Unusually, PLI’s results were slightly disappointing over the 12 months to 31 March 2017 – its net asset value (NAV) rose 9.6% compared to a 22% rise in its FTSE All Share benchmark. This lacklustre performance was mainly due to the sector split, where PLI’s minimal exposure to recovering mining and banking stocks held the fund back. PLI has for some time been underweight the mining sector, which is very cyclical in nature and thus contradicts its strategy; however the rise in commodity prices and falling pound led to strong outperformance by the sector in the period in question.
Despite this latest set of results, our views on PLI have not changed. We remain confident in Mark Barnett’s abilities and experience. This is more than demonstrated by the long term performance of the fund, with the share price increasing 132% over the past 10 years compared to 70% for the FTSE All Share Index. In addition to this, the fund continues to trade at an attractive 7% discount to NAV.
This week I am looking at the Scottish Mortgage investment trust, which aims to achieve long-term capital growth through investing in global equities, focusing on the speed of technological advancements and how they can disrupt established business practices.
The trust recently published strong results for the 12 months to 31 March 2017, during which it returned an impressive 40.9% vs the FTSE World benchmark return of 33.1%, placing it in the top 10% for Global funds during that period. The main driver of these positive results was a strong US market and, in particular, outperformance of the technology sector.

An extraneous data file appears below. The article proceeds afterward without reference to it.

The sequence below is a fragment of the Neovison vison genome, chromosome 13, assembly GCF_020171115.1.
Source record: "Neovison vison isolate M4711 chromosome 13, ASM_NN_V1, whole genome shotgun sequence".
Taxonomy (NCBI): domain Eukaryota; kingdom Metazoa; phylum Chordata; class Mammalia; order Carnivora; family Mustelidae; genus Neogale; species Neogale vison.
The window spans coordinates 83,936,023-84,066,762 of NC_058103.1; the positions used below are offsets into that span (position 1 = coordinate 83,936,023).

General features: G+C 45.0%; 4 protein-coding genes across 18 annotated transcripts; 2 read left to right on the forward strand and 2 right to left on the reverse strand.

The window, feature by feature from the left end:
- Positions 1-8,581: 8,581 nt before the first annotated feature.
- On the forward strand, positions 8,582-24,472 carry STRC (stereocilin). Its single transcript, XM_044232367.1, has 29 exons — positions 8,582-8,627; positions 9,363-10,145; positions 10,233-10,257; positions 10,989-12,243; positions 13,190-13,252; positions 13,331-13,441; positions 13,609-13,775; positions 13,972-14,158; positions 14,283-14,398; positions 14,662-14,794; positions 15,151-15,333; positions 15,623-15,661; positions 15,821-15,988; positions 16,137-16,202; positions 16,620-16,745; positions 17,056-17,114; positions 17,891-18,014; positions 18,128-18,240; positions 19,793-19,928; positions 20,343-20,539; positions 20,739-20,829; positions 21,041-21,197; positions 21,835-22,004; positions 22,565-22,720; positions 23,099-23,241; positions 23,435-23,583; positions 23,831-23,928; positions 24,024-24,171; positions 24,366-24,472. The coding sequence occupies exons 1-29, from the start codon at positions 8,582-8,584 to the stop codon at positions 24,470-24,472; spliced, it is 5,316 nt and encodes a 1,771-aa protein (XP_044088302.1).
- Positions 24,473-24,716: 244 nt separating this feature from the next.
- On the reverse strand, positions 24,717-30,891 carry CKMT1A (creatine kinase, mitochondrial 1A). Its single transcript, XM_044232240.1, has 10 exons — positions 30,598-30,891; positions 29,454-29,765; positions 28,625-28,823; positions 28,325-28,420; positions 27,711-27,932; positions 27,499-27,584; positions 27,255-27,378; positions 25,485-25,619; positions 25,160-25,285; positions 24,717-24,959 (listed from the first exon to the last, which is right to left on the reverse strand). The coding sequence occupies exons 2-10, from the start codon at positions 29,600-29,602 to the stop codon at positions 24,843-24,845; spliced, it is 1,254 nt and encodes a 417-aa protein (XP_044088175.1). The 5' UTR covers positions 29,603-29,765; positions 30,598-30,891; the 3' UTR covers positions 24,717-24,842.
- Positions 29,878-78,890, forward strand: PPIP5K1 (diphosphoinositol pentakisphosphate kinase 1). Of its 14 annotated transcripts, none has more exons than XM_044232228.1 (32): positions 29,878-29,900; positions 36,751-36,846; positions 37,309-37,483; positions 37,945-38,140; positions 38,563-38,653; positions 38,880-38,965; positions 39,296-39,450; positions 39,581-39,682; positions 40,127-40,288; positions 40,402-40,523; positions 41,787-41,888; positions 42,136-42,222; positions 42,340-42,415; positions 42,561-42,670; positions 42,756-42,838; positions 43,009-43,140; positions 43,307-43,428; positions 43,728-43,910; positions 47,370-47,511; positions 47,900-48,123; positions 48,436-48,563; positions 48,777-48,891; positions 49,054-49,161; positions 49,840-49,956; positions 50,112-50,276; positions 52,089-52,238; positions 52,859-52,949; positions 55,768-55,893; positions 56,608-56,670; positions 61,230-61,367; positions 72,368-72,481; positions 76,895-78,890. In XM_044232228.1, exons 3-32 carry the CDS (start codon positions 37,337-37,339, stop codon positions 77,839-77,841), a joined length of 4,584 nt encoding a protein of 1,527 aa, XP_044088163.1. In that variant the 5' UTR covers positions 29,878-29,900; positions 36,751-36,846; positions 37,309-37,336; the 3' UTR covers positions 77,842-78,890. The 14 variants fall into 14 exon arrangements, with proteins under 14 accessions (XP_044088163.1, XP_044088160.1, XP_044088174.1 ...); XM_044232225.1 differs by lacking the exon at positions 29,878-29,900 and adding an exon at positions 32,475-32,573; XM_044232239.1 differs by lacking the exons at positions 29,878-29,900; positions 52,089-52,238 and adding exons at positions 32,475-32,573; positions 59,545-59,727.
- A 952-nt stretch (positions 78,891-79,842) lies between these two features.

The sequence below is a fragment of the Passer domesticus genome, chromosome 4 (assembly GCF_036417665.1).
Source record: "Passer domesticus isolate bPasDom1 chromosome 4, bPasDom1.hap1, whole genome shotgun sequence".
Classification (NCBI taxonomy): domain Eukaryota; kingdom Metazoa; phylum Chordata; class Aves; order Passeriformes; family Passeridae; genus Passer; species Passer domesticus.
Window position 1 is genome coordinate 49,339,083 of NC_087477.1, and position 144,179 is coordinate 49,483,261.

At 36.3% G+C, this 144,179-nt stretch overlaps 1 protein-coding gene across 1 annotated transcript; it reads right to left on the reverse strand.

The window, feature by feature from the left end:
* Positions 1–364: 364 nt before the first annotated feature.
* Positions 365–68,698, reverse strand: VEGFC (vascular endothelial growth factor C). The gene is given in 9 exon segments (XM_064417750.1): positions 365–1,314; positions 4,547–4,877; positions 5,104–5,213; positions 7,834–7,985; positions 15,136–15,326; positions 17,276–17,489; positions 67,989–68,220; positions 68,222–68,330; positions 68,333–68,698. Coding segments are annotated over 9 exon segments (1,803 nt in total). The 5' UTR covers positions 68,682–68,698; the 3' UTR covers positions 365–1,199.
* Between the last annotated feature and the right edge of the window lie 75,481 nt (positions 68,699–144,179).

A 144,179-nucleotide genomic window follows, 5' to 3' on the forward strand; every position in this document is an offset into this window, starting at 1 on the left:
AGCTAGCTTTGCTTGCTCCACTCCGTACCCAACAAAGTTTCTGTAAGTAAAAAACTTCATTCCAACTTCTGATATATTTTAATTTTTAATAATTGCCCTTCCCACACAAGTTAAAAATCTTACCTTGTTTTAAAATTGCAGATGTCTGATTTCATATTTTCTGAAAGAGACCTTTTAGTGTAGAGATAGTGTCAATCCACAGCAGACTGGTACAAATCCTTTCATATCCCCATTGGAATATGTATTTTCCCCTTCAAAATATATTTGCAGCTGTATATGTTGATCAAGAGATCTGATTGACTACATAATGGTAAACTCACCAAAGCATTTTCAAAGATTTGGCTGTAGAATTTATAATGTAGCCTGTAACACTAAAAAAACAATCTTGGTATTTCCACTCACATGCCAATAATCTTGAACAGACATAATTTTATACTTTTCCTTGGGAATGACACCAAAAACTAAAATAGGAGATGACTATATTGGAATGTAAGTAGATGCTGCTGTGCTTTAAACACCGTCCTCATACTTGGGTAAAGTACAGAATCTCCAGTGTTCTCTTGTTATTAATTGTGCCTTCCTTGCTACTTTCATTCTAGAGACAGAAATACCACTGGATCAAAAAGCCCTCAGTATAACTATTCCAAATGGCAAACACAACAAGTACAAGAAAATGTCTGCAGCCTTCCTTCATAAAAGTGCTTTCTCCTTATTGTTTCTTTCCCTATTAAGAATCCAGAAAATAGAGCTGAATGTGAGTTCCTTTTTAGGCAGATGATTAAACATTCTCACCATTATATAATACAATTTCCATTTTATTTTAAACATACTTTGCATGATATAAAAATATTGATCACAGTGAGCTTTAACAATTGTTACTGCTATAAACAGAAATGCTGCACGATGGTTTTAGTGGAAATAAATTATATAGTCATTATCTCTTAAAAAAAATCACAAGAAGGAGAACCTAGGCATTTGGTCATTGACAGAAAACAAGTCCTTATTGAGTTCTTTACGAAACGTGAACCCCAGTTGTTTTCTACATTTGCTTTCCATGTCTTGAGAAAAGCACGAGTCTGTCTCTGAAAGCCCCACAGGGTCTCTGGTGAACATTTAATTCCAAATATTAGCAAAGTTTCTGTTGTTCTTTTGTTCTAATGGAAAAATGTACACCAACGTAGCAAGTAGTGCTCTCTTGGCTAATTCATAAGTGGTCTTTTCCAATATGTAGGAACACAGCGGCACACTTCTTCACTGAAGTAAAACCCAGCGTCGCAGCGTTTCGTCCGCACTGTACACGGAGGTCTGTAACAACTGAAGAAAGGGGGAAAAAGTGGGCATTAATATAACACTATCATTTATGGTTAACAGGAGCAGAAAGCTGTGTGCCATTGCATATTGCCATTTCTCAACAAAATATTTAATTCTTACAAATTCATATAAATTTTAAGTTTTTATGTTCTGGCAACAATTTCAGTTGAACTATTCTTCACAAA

The lead manager, James Anderson, has been in charge of the trust since 2000 and has seen his successful strategy lead it into the FTSE100 and become the largest investment trust in the UK. Over this time Mr Anderson has created a concentrated portfolio of around 40-80 holdings, with high weightings in US tech stocks including Amazon and Tesla. In recent years he has also looked to exploit the emergence of China by holding tech stocks such as Tencent and Alibaba.
This trust has been a consistently strong performer, gaining 219% over 5 years against the FTSE World benchmark return of 116%. This has gained it much attention from investors and the fund’s size (now at c£5.6bn) has allowed it to lead the way in reducing fees within the investment trust sector. The trust is clearly an attractive vehicle for investors looking to have diversified exposure to disruptive technologies. The fact that it is trading at a modest premium to the underlying value of its assets makes it less attractive from a value perspective, but reflects the returns generated by the manager.